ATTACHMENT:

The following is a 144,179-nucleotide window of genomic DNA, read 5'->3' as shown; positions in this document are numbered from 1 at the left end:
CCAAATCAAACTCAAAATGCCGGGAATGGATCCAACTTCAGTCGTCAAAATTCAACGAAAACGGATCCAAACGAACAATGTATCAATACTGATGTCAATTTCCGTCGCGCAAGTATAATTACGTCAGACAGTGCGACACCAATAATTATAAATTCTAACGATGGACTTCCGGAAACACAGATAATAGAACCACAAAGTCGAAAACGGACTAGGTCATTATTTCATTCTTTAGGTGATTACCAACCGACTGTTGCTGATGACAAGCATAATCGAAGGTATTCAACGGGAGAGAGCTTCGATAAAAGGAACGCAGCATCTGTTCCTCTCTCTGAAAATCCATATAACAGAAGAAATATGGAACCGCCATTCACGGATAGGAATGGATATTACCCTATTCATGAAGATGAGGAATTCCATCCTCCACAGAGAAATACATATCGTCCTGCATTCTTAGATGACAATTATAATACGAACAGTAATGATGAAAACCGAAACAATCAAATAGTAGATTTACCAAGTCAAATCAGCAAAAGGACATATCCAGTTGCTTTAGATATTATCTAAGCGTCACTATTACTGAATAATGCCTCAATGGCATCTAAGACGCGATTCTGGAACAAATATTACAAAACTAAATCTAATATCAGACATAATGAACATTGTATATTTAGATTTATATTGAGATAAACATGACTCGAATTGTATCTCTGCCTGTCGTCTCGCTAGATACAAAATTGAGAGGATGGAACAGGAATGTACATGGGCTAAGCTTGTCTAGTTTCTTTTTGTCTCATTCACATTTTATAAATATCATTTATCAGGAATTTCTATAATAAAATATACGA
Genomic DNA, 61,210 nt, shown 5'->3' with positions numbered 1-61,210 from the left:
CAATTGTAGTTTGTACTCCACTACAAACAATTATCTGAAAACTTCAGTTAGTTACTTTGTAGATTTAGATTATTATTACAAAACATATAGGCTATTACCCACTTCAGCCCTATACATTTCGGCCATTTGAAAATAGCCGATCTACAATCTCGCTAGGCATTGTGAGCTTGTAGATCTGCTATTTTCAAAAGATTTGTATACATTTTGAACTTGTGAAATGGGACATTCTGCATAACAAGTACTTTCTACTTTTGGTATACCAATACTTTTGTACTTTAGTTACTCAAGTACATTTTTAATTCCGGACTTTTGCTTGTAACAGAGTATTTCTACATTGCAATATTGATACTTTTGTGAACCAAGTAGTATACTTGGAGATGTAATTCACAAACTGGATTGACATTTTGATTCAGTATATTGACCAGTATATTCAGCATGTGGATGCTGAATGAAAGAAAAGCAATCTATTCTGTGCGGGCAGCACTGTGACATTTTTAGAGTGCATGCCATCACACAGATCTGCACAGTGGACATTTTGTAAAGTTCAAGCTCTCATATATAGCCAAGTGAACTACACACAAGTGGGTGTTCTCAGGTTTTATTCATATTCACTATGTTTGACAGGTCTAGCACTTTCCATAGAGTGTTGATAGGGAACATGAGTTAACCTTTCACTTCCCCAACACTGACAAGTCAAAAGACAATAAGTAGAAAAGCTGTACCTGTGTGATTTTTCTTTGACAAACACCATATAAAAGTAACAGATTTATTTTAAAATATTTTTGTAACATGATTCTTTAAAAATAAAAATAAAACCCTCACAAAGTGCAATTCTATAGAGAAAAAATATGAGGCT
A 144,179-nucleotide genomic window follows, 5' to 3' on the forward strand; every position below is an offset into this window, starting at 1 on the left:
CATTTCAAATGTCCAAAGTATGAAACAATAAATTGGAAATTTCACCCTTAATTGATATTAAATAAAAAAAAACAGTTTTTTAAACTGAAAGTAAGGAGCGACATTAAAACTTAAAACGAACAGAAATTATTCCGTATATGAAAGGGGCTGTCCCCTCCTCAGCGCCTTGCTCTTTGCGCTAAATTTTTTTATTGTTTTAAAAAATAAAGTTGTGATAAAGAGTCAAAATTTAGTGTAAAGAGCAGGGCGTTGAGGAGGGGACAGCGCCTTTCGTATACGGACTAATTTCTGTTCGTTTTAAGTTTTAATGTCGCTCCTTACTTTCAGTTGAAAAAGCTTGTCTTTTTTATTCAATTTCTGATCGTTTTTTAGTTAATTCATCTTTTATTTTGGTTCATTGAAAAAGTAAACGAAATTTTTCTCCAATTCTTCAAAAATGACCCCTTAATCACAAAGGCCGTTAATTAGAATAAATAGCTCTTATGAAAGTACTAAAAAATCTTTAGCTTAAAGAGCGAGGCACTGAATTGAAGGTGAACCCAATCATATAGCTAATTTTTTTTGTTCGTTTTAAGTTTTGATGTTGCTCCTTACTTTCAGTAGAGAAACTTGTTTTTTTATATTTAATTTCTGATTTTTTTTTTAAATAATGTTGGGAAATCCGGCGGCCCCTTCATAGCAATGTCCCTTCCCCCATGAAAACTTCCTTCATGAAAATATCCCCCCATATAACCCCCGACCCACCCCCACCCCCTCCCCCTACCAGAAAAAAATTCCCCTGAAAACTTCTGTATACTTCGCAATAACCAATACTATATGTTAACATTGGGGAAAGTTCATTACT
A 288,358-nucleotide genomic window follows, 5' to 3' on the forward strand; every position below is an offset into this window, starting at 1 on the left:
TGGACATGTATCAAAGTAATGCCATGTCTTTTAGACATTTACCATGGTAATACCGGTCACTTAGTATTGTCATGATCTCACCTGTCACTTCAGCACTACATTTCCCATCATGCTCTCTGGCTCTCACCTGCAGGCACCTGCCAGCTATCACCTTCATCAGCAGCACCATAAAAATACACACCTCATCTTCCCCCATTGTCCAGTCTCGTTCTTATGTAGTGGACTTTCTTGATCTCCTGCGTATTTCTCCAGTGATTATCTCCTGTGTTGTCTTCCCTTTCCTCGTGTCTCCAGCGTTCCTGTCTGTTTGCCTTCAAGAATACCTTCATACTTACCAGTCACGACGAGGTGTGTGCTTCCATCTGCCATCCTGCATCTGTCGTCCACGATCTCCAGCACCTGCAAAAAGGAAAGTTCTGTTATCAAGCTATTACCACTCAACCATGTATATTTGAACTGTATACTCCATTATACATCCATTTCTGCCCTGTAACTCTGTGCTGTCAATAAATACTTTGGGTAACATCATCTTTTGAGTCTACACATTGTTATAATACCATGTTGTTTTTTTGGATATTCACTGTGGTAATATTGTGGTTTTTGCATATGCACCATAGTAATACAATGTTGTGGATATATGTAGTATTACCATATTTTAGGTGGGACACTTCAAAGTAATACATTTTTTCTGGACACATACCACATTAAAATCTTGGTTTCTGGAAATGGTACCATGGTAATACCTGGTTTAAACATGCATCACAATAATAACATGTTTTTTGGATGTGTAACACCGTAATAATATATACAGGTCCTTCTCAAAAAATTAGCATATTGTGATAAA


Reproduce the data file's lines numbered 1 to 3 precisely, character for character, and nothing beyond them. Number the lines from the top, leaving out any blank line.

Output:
The following is a 144,179-nucleotide window of genomic DNA, read 5'->3' as shown; positions in this document are numbered from 1 at the left end:
CCAAATCAAACTCAAAATGCCGGGAATGGATCCAACTTCAGTCGTCAAAATTCAACGAAAACGGATCCAAACGAACAATGTATCAATACTGATGTCAATTTCCGTCGCGCAAGTATAATTACGTCAGACAGTGCGACACCAATAATTATAAATTCTAACGATGGACTTCCGGAAACACAGATAATAGAACCACAAAGTCGAAAACGGACTAGGTCATTATTTCATTCTTTAGGTGATTACCAACCGACTGTTGCTGATGACAAGCATAATCGAAGGTATTCAACGGGAGAGAGCTTCGATAAAAGGAACGCAGCATCTGTTCCTCTCTCTGAAAATCCATATAACAGAAGAAATATGGAACCGCCATTCACGGATAGGAATGGATATTACCCTATTCATGAAGATGAGGAATTCCATCCTCCACAGAGAAATACATATCGTCCTGCATTCTTAGATGACAATTATAATACGAACAGTAATGATGAAAACCGAAACAATCAAATAGTAGATTTACCAAGTCAAATCAGCAAAAGGACATATCCAGTTGCTTTAGATATTATCTAAGCGTCACTATTACTGAATAATGCCTCAATGGCATCTAAGACGCGATTCTGGAACAAATATTACAAAACTAAATCTAATATCAGACATAATGAACATTGTATATTTAGATTTATATTGAGATAAACATGACTCGAATTGTATCTCTGCCTGTCGTCTCGCTAGATACAAAATTGAGAGGATGGAACAGGAATGTACATGGGCTAAGCTTGTCTAGTTTCTTTTTGTCTCATTCACATTTTATAAATATCATTTATCAGGAATTTCTATAATAAAATATACGA
Genomic DNA, 61,210 nt, shown 5'->3' with positions numbered 1-61,210 from the left: